gin mule

Gin-Gin Mule: a gin cocktail with a kick!

posted in: Cocktails, Gin and Juniper | 0

Many of us will have heard of the legendary Moscow Mule.  It’s a classic cocktail and it’s been around forever.  It is a cocktail made with vodka, spicy ginger beer, and lime juice, garnished with a slice or wedge of lime.  The Moscow Mule is generally served in copper mugs and is one of the simplest and most delicious cocktails ever.
But what does all this have to do with gin, I hear you ask? Well, there is a special variation of this drink for gin lovers and, just like the city it was born in, it was so good, they named it twice.  It’s called (for obvious reasons), the Gin-Gin Mule.

The beautiful “love child” of a Moscow Mule and a Mojito

Invented in New York in the year 2000, this delicious drink is the beautiful love child of a Moscow Mule and a Mojito, so it has good genes! But this is more than just a change of booze.  The subtle difference is that it substitutes gin for vodka and adds the muddled mintiness of a Mojito to create a gorgeous taste and flavour combination that, in my opinion, far exceeds the beauty of its two elderly parents.
Just imagine this – a muddle of sugary mintiness at the bottom, offset by the spiciness and bubbles of a freshly opened bottle of ginger beer (we recommend Fentimans or Fever Tree) with a little citrus tartness to give it a refreshing edge and a big blast of a decent london dry gin such as Beefeater or Bombay Sapphire.

The serve

Traditionally, a Moscow Mule is served in a small, handbeaten  copper mug, but this drink works almost as well in a highball glass or a tumbler.  But the copper mug is better for sure. Not only does it look good but it adds a bit of novelty to your regular drinking approach.  And apparently, drinking from a cold copper mug maintains and even increases the bubbliness of the ginger beer, ensuring that your drink will be sparkling every time.  You can pick up a set of four of these beautiful, hand beaten copper mugs for less than £20 and guarantee that the sparkle will remain right up to the last drop.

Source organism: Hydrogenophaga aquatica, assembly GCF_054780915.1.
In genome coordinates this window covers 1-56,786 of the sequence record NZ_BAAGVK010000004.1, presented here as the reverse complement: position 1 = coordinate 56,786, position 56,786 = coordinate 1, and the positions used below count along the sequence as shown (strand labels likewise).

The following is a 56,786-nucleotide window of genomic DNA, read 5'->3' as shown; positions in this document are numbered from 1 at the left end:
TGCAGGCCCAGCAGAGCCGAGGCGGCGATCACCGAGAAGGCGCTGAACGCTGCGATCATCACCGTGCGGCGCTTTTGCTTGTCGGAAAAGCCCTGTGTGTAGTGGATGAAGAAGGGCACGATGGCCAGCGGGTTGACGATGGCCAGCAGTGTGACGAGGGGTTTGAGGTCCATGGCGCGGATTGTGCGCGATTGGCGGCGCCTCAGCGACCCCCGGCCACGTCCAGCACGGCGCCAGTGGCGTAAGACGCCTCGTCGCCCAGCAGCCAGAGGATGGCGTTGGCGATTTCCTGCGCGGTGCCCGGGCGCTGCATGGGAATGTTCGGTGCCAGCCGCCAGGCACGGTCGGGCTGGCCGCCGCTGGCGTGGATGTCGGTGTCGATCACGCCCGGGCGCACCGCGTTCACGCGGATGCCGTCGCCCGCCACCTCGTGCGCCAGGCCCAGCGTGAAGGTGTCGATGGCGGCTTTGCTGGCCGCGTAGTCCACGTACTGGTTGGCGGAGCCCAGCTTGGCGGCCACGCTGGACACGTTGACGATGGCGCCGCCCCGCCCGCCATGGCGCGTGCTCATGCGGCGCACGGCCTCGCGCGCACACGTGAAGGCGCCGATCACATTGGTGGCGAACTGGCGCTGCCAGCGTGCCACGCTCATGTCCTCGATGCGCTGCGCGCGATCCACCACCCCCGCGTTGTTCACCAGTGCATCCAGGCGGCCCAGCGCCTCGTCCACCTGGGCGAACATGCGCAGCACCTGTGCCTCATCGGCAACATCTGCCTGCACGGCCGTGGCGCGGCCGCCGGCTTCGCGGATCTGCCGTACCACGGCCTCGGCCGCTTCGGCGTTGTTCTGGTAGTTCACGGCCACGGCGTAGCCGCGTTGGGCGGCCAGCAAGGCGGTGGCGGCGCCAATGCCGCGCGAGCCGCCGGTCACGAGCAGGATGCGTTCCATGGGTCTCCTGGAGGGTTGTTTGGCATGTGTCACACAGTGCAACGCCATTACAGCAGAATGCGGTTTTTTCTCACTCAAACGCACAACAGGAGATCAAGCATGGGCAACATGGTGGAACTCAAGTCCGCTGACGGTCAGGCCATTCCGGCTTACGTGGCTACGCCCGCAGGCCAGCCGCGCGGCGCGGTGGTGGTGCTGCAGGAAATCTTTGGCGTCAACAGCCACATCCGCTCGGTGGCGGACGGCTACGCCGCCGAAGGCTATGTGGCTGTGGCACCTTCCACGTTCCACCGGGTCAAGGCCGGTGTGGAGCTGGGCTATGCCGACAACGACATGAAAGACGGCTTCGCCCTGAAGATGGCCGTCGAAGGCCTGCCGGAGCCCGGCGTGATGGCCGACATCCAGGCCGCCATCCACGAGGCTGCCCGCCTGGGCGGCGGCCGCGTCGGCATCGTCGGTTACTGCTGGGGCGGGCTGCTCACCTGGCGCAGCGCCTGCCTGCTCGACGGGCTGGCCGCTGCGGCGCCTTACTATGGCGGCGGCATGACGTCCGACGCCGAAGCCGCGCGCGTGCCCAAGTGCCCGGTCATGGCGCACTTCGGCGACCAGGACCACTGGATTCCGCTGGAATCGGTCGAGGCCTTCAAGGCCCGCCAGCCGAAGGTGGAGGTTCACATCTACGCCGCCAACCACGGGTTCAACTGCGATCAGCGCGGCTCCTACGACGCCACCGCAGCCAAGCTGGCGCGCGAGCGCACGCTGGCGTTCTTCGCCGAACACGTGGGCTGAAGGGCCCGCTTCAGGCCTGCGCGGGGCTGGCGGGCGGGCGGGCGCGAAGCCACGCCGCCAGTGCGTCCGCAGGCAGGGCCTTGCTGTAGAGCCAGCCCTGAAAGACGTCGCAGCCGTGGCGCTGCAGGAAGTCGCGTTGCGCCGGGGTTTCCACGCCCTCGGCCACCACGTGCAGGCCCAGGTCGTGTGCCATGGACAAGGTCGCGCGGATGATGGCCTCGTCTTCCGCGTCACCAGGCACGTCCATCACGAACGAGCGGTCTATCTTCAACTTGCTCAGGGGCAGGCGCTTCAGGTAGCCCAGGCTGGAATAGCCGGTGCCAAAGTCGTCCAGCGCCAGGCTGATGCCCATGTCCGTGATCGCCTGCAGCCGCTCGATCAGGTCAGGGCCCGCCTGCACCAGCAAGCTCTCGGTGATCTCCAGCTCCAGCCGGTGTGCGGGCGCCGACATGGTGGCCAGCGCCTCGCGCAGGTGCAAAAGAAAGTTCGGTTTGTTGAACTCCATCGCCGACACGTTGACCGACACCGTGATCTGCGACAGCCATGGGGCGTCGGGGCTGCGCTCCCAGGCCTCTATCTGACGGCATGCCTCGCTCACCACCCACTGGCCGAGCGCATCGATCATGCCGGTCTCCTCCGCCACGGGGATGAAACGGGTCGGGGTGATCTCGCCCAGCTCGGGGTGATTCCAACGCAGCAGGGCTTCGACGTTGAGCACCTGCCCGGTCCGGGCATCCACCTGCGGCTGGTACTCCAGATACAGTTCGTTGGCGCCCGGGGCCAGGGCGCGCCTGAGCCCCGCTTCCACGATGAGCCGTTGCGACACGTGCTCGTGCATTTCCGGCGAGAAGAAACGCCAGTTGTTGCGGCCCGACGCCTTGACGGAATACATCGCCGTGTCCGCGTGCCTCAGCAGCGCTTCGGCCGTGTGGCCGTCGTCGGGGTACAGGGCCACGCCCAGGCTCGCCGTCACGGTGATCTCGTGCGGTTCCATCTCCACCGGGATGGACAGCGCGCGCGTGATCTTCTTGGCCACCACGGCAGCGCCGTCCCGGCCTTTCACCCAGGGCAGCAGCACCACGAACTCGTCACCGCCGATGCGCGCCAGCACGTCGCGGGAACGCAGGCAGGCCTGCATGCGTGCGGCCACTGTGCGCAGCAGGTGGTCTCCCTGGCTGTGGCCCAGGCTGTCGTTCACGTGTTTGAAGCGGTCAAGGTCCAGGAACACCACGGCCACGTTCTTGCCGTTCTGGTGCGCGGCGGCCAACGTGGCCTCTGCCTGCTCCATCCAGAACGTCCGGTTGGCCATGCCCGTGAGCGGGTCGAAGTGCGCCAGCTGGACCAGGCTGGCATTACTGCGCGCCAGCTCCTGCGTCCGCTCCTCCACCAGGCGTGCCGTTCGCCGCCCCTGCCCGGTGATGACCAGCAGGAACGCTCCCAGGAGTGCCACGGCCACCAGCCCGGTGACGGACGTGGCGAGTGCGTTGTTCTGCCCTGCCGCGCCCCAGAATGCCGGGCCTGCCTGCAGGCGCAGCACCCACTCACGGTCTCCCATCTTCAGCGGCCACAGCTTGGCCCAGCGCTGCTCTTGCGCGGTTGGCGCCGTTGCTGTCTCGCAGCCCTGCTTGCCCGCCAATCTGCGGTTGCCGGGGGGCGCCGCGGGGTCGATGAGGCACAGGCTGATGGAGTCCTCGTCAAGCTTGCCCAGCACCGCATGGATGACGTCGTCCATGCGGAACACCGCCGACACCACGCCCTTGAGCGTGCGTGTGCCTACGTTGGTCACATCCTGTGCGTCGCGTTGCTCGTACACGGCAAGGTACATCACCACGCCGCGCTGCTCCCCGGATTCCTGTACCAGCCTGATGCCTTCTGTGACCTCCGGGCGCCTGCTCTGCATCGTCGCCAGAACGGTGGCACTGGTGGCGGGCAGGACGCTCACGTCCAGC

The verdict

Wow, Gin-Gin Mule is a great drink and its parents should be proud.  No wonder this quickly became a contemporary classic when it was first introduced to customers at New York’s Pegu Club 20 years ago. Deliciously spicy and citrusy at the same time, the fresh, muddled mint takes it to another level altogether.  We cannot recommend this cocktail highly enough, but make sure you use freshly opened,  high quality ginger beer to make sure the fizz is truly fizzing!

Gin-Gin Mule recipe

Ingredients:

  • 4 mint sprigs
  • 1/2 oz of fresh lime juice
  • 1/2 oz of simple syrup
  • 2 oz gin (Bombay Sapphire)
  • 2 ounces of high quality ginger beer (Fever Tree or Fentimans)
  • Garnish with lime wedges and a sprig of mint

Method:

  1. Muddle the mint leaves in the bottom of the mug/glass using a wooden spoon
  2. Add the lime juice, simple syrup and gin
  3. Stir to combine
  4. Add ice and fill to top with ginger beer.
  5. Stir gently
  6. Wipe the rim of the glass with a lime wedge
  7. Garnish with lime and mint (or a slice of ginger root)

gin mule

Calories per serving: 177

penne with gin

The Italian Job: penne pasta with gin

What could be better on a cold winter’s day than a warming, comforting bowl of pasta to heat you up from the inside? How about a bowl of pasta that has gin as one of its main ingredients? Got your attention, didn’t we!
There can be few more comforting things in the world than a hot, steaming bowl of Italian pasta served up on a cold day.
There’s something about Italian cooking that goes right to your soul. Hearty, robust and simple.
So, we thought we’d share a classic pasta recipe with you that makes use of one of our favourite ingredients: gin.

This is pasta the way your Italian grandmother would make it (if you had one!). The sort of food that sticks to your ribs and feels like a giant hug on a cold day. Plus, this recipe is not only hearty and flavoursome, but it is meat-free, so everyone can enjoy it. A tantalising combination of sweet, fruity tomatoes, wholesome pasta and rich cream, it’s really easy to make and will give you a warm glow from the inside to help you to do battle with the cold weather outside.

Gin versus vodka: you decide

Many of you may have seen Italian recipes that call for vodka as a main ingredient. Vodka Penne is probably the best known example. But Italy is now making better gins than ever before and we think it’s best to leave the vodka to the Russians. Like vodka, gin is a colourless spirit. But unlike vodka, gin has a complexity of flavours that poor old vodka can only aspire to. To start with, gin’s predominant flavour must be juniper, so it already has a big edge in the flavour stakes. This means that you have a solid target to bounce the additional ingredients off – and the results will be surprising and delicious.